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swimming

Ready, set, go get a life.

One of the reasons I’ve slipped so often in the past on the way to my goal of a healthy lifestyle is that I slowly stop doing what was working. Sounds crazy but it’s so easy to do.

One week I’m running, biking and swimming and the next I’m biking and swimming because there was a meeting I had to get to or it was 95 degrees outside. Sounds reasonable and everyone in that meeting thought they should be the priority. Come on, you can’t do everything, right?

Then it gets easier to shave it back just a little further. I’ll work out on the weekends but in the afternoon so I can finally sleep in a little. Before I knew it I was idle again, had lost all of that muscle I’d put on and was starting to eat from the wrong parts of the grocery store.

Here are the questions I was forgetting to ask myself:

How much time have I gotten back because I’m not so tired or move far more slowly? Do those hours add up to more than the hours I’m working out? How much better do I feel about life in general because I feel better about myself and the way I look? How much easier has it been to keep on taking contrary actions and following my dreams because I feel better? Do I want to take a lot of medications when I’m older or do I want to still be running down the road? Do I want to be biking and chatting with some new friends at 6:30 in the morning, which means going to bed a little earlier or do I want sleep in because I was out at a loud bar the night before where I couldn’t hear anything and then walk around for the first few hours like I’m only half awake?

Fortunately, when the idea of slowing down struck me this summer my new biking friends like Ruth and Piper kept sending me annoying text messages asking me where I was and what did I think I was doing??!! Yes, there were extra question marks and exclamation points. They’re very hard to ignore and so, this Saturday there I was again standing in a parking lot at 6:30 getting ready to set out. Thank goodness. I’ve been told that this will continue in perpetuity. Now those are the kind of friends that can help me to really live. More adventures to follow.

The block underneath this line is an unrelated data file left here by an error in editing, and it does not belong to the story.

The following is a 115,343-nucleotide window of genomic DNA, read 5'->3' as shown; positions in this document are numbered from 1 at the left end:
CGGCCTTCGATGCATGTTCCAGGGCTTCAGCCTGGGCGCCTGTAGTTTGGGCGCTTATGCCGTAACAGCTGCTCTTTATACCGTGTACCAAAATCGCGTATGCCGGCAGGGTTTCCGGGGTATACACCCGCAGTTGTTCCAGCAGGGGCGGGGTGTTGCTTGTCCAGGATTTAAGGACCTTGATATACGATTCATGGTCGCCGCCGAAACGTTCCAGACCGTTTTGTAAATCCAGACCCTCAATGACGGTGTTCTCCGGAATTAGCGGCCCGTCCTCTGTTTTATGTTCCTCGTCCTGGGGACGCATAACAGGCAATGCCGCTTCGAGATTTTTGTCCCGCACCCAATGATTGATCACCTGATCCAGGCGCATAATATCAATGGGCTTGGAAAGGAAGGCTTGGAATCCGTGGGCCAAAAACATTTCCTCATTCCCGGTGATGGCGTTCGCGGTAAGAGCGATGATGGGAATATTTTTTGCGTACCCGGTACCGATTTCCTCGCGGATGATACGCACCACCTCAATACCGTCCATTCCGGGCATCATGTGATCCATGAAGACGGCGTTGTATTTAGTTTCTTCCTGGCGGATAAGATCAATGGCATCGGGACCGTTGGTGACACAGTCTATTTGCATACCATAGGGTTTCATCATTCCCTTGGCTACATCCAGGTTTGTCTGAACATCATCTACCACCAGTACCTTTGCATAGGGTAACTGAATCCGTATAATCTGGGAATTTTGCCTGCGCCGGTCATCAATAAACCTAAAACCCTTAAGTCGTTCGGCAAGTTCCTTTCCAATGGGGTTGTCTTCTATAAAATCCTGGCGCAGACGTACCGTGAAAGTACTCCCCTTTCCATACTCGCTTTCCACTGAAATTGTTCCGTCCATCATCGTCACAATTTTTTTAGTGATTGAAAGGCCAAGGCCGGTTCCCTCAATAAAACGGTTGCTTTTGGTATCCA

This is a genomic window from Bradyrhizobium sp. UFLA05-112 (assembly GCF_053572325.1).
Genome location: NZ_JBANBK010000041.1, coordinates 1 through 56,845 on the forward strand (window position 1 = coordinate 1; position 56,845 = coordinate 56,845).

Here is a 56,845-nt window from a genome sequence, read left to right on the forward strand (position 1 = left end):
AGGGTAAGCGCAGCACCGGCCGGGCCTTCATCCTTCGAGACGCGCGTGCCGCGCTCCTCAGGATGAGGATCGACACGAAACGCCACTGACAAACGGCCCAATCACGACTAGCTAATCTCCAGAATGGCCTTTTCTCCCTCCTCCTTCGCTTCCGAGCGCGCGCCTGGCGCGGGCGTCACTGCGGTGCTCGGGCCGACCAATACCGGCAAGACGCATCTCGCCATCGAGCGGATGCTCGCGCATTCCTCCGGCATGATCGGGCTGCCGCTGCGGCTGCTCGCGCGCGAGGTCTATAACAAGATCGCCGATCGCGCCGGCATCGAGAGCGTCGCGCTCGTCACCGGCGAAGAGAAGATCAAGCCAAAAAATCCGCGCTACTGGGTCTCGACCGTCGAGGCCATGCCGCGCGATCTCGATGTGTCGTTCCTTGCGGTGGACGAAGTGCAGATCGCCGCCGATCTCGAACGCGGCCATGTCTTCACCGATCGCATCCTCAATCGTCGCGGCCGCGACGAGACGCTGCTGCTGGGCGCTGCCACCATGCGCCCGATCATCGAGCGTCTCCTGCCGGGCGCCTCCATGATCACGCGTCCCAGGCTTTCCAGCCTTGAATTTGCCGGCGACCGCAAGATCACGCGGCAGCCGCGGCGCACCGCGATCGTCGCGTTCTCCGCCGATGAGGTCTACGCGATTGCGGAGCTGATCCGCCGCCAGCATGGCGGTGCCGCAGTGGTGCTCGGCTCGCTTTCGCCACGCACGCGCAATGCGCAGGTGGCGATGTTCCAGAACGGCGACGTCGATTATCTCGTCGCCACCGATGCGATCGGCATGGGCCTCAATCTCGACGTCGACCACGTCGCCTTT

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Biking around Chicago

There was a time when I really wanted to not be in pictures. Please, leave me alone. However, that hasn’t really served me all that well. In its place was this desire to be perfect, or should I say obsession that led to binging and dieting, sometimes to the point of fasting. I became great at gaining and losing weight but was clueless how to be comfortable in my own body.

This summer, I’ve been eating right and working out with a triathlon team and I’ve been surprised at what a good time I’ve been having without worrying about how I look. It’s just been fun with no attachments about how I look or where this is all leading. I’m not signed up for any races, that was never my intention and as they’ve moved into race mode for the last part I’ve been substituting my own runs or swims or bike rides.